Note: This post was originally written in 2015 and i’ve recieved great sucess stories from numerous people of whom it has helped. I’ve had reports of this technique working for many of the later iPhone models and even the Apple watch! This post was also used as a reference in the book High Performance iOS Apps. What follows is the original article.
Sometimes you have to dig deep in search of optimization; one such place is power usage. Unfortunately Apple’s energy profiling tool with its ‘relative’ energy usage statistics just don’t always give you the clarity you require.
The solution: ‘Power Monitor’ from Monsoon Solutions. It claims to replace the battery of most mobile devices and provide true statistics of power use in real-time, in-fact it’s so good it’s even referenced in Google’s android documentation.
There seems to be a lot of information available for the Power Monitor relating to use with devices where the user can easily remove the battery, but what about a ‘sealed’ handset like the iPhone? Well it’s entirely possible and here’s how to use the Monsoon Solution Inc Power Monitor with an iPhone 5s…
Please Note : You follow this guide at your own risk, I won’t be held responsible for whatever happens to your hardware or your health. Please take precautions as lithium-iron batteries can be volatile if tampered with.
The first step is to remove the battery from the device, I won’t document this part here because there are already many well written articles elsewhere on how to do this. For example this PC Advisor article and this Forbes article.
Now you have the battery out of the phone you should see some black tape on the bottom of it (shown in image above) you need to peel this tape away (Peel only this tape at the end; don’t go unrolling the entire battery!) this will expose the battery’s PCB.
The PCB now exposed provides the phone with information on the battery such as capacity and current charge, it also contains fuses for over-current protection but the important thing for us to know right now is that without this PCB the phone will not boot and it is to this PCB that we must connect the monsoon.
Now its time to separate the PCB from the lithium-iron cells, the annotation ‘Cut Here’ in the image above points to two small aluminium tabs, these are all that connects the PCB to the cells, I simply cut them with scissors negative side first.
Now your PCB and ‘connector’ should be fully separated from the body of the battery, connect your Monsoon Power Monitor respectively to the two terminals (Shown in the image above) ‘Positive’ and ‘Negative’, its worth noting that the positive terminal is the one closest to the ‘connector’ end of the PCB and the negative the furthest away.
Now we have our Monsoon Power Monitor connected to the battery PCB we are ready to connect the assembly back to the phone, however before we do this make note of the connector assembly’s pin-out, the main point of interest here is the Negative pin as we’re going to need to connect this pin to the negative tab of the PCB from the previous picture. Don’t do this just yet (we need to connect it to the phone first) but take note of which pin is the negative one.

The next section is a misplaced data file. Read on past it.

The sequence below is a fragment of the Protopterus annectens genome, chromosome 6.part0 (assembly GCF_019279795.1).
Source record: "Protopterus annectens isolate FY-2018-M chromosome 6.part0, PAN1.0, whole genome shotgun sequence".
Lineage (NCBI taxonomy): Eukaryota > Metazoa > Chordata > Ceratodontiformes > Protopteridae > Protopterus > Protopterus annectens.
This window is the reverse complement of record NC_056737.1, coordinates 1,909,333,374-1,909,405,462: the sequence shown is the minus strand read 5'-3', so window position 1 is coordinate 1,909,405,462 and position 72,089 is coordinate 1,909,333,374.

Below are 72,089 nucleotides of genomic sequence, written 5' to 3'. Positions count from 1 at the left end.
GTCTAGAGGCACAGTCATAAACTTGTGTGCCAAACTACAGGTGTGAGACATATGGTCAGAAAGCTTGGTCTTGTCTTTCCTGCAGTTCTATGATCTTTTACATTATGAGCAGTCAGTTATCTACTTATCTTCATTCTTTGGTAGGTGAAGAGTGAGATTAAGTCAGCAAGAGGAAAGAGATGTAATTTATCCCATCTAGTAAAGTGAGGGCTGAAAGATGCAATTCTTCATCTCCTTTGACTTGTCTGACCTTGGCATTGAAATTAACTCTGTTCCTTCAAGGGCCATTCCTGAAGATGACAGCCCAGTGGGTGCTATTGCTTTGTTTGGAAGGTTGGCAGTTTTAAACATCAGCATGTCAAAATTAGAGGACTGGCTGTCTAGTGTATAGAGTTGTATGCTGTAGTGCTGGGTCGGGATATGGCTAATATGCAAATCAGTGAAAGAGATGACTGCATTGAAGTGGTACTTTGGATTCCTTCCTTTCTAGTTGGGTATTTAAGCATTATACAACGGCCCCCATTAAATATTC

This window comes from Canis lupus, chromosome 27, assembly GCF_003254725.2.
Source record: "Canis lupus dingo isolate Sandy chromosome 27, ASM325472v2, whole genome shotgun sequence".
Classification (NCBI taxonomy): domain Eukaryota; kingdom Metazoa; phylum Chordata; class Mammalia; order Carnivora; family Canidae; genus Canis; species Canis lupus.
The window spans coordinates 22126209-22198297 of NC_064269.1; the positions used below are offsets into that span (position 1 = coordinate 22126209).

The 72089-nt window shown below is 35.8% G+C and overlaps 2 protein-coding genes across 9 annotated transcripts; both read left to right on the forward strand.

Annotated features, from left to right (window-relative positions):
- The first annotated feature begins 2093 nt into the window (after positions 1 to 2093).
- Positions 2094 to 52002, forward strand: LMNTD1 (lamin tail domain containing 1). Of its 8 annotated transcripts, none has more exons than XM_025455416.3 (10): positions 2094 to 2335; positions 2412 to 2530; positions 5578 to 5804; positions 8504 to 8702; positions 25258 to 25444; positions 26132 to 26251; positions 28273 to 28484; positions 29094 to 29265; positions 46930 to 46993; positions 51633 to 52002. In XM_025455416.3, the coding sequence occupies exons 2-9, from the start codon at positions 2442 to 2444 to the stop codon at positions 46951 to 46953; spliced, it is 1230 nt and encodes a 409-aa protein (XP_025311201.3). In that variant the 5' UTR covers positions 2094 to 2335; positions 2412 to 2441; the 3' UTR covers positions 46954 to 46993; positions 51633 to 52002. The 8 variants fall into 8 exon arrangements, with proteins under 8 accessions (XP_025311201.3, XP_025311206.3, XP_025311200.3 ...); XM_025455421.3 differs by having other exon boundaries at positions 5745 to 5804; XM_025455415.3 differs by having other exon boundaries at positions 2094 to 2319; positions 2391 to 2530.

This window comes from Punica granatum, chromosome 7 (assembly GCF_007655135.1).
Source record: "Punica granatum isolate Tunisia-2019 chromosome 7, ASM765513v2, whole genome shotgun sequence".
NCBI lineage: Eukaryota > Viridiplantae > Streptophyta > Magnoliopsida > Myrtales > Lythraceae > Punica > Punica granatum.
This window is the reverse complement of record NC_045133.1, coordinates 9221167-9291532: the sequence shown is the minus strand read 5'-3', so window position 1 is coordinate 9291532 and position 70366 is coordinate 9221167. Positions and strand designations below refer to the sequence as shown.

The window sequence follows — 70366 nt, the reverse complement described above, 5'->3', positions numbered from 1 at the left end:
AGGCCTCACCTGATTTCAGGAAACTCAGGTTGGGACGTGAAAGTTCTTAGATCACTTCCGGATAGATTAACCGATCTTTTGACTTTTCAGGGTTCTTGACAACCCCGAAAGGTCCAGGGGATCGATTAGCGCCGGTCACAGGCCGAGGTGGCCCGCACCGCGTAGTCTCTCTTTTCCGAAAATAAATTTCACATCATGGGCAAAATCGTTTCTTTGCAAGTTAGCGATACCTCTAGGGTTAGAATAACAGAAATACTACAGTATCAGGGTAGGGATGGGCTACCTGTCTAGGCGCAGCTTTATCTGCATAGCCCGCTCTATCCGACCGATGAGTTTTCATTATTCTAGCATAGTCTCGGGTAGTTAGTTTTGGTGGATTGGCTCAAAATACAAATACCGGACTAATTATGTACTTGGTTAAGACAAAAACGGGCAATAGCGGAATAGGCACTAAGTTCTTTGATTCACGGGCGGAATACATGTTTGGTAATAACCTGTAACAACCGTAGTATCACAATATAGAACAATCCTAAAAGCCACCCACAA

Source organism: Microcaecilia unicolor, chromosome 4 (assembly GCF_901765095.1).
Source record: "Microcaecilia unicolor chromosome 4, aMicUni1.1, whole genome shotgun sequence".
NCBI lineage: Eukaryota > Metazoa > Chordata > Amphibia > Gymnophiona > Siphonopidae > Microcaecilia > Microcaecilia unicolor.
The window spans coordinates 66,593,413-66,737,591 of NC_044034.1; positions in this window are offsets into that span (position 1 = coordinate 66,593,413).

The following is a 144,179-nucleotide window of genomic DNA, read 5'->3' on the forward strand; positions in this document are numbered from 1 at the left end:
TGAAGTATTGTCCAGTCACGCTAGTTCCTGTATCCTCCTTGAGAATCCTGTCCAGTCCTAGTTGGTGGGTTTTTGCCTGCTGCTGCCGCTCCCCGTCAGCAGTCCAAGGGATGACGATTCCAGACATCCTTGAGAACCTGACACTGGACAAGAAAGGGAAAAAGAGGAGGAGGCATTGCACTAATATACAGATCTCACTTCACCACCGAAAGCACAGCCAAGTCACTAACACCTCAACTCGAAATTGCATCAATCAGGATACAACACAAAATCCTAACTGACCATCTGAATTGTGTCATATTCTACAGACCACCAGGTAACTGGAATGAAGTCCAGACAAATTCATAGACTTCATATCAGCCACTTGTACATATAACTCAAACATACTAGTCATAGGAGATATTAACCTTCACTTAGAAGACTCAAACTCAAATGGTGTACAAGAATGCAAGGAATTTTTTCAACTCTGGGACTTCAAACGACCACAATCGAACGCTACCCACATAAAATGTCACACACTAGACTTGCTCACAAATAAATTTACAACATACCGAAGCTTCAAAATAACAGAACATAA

Note: There are reports around the internet of ‘tamper protection’ on the battery PCB. It turns out these reports are false. I; like may others failed to power on the PCB after separating it from the lithium-iron cells and feared tamper protection until Tom Lee in the [comments of Jason Gin’s](https://ripitapart.wordpress.com/2014/07/25/looking-inside-an-iphone-5-battery/) Blog pointed out that it is actually a form of surge protection that can be overcome by connecting the two negative terminals.
With our PCB connector attached back to the phone and our power monitor attached to our PCB we’re almost done! Load up the power monitor software and enable power output to the iPhone, try and turn on the phone and you may realise it’s not turning on! (Oh no!) but it’s OK, we only require this last step to reset the protection circuitry on the PCB, as mentioned earlier all we need to do is connect the negative tab of the battery PCB (Or the negative connection from the power monitor) to the negative pin on the connector, I do this with a very thin wire. I’ve put an image below to show exactly the two places that need to be connected once the connector is attached to the phone, this step must be done every time you power on the power monitor the iPhone will simply not boot without doing this as once the PCB looses all power it goes back into its ‘locked’ state. The connection between these two points does not need to be permanent they only have to touch for a split second while there is power and the phone will then run.
As soon as you successfully connect these two negative terminals you will see activity on your power monitor then you can press the power button and fully boot up the device.
That’s all! you can now go away and do some deep power analysis with your power monitor on your iOS apps and hardware.
The analysis provided by these devices can be invaluable. If you find this post useful please share it. Thanks.